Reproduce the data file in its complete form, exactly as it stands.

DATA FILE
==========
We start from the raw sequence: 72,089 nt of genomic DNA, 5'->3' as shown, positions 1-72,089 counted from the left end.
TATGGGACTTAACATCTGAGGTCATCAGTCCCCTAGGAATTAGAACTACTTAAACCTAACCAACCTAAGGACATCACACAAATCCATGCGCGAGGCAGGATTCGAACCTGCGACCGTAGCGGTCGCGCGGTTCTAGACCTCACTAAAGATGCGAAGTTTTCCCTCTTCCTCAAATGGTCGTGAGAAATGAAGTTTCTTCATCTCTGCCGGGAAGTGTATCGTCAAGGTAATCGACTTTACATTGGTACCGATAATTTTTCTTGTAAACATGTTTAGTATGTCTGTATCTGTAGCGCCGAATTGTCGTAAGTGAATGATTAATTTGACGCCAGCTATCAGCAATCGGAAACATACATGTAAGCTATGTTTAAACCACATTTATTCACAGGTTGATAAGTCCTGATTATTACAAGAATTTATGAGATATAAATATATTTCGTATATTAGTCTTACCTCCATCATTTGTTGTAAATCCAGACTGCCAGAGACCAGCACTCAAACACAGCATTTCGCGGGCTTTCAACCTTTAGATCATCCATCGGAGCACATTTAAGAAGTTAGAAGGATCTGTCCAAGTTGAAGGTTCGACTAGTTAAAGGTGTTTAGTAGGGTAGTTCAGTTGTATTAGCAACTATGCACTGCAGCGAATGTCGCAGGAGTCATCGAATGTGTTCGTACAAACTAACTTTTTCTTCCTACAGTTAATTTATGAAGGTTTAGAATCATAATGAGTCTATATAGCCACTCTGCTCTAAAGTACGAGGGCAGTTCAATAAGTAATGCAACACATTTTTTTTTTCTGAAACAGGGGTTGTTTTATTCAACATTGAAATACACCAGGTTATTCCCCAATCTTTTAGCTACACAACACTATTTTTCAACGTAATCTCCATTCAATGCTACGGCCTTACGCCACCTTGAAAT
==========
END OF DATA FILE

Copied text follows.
We start from the raw sequence: 72,089 nt of genomic DNA, 5'->3' as shown, positions 1-72,089 counted from the left end.
TATGGGACTTAACATCTGAGGTCATCAGTCCCCTAGGAATTAGAACTACTTAAACCTAACCAACCTAAGGACATCACACAAATCCATGCGCGAGGCAGGATTCGAACCTGCGACCGTAGCGGTCGCGCGGTTCTAGACCTCACTAAAGATGCGAAGTTTTCCCTCTTCCTCAAATGGTCGTGAGAAATGAAGTTTCTTCATCTCTGCCGGGAAGTGTATCGTCAAGGTAATCGACTTTACATTGGTACCGATAATTTTTCTTGTAAACATGTTTAGTATGTCTGTATCTGTAGCGCCGAATTGTCGTAAGTGAATGATTAATTTGACGCCAGCTATCAGCAATCGGAAACATACATGTAAGCTATGTTTAAACCACATTTATTCACAGGTTGATAAGTCCTGATTATTACAAGAATTTATGAGATATAAATATATTTCGTATATTAGTCTTACCTCCATCATTTGTTGTAAATCCAGACTGCCAGAGACCAGCACTCAAACACAGCATTTCGCGGGCTTTCAACCTTTAGATCATCCATCGGAGCACATTTAAGAAGTTAGAAGGATCTGTCCAAGTTGAAGGTTCGACTAGTTAAAGGTGTTTAGTAGGGTAGTTCAGTTGTATTAGCAACTATGCACTGCAGCGAATGTCGCAGGAGTCATCGAATGTGTTCGTACAAACTAACTTTTTCTTCCTACAGTTAATTTATGAAGGTTTAGAATCATAATGAGTCTATATAGCCACTCTGCTCTAAAGTACGAGGGCAGTTCAATAAGTAATGCAACACATTTTTTTTTTCTGAAACAGGGGTTGTTTTATTCAACATTGAAATACACCAGGTTATTCCCCAATCTTTTAGCTACACAACACTATTTTTCAACGTAATCTCCATTCAATGCTACGGCCTTACGCCACCTTGAAAT